The Prophetic Spirit of Elijah

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You may be sick to death of hearing about Carmel and Carmelites. I rather doubt it as you've put up with it for two or three years now. So I'd like to share something particularly evocative from some recent reading.

from Journey to Carith: The Sources and Story of the Discalced Carmelites
Peter-Thomas Rohrbach

[The passage below is in reference to the Early Hermits living on Mount Carmel (the 13th century or so.]

They were, in the prophetic tradition, witnesses; and their role of witness was accomplishd by manifesting the face of God in their own person. . . .

They were hermits in the Eastern and prophetic sense of the word, and as such were able to coordinate their apostolic enterprises with a life of solitude in a cave or hermitage separated from their brethren. The Elijahan tradition demanded that the hermit, under the inspiration of the Spirit and at the direction of the prior, leave his solitary retreat for the precise apostolic business at hand. It was a freer, more inspired type of eremitism than the hermit's life in other traditions.

The last sentence sounds a bit triumphalist. But let me temper it with the phrasing Father John-Benedict gave it at the retreat. Carmelites are the Church's experts at integrating a life of contemplation and solitude with a community life. That is their contribution to the world of religious orders and to the economy of spirituality. Carmelites are the example for fusing Martha and Mary. In that sense, Lay Carmelites have the potential for a marvelous witness to lay people in all walks of life. We say, in essence, YOU CAN be contemplative and still carry on a "normal" life. We don't say that it is easy, nor that everyone is called to it in the way we are. But we do stand as witnesses that it is possible.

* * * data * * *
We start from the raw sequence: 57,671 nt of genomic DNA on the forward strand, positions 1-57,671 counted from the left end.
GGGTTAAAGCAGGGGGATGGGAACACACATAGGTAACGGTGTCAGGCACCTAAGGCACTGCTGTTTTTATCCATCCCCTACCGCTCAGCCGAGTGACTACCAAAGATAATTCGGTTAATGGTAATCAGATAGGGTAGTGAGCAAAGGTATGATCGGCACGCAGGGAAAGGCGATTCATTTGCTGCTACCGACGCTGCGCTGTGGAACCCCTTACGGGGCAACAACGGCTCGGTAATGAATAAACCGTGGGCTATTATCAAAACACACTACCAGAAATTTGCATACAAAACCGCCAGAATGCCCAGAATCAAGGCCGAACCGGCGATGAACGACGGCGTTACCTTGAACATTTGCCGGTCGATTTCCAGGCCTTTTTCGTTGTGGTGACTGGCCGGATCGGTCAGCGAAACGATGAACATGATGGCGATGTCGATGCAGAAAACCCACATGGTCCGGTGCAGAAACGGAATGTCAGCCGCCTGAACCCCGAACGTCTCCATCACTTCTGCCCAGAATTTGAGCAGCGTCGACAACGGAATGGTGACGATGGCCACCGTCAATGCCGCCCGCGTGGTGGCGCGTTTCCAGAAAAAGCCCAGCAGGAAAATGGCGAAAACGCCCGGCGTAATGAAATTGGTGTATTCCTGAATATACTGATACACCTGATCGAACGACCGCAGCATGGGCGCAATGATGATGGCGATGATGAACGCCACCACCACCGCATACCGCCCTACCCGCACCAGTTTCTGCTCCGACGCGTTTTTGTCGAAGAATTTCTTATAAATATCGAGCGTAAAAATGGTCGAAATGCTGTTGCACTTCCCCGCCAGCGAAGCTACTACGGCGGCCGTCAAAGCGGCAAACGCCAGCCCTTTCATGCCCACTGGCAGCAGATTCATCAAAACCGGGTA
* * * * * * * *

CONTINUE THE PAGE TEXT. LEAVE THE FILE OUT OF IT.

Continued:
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tagged again from Fructus Ventris on November 19, 2005 10:15 AM

By Rebecca at Doxology 1. Write three things for which we are grateful to God for in this past liturgical year. * My wonderful husband * The daily necessities of life (everyday at work, I see those who live in... Read More


Thank you for sharing... one can almost never tire of hearing about Carmel and the Carmelites.



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This page contains a single entry by Steven Riddle published on November 17, 2005 10:50 AM.

Pardon My Effusiveness was the previous entry in this blog.

Mary, Queen and Mother of Carmel is the next entry in this blog.

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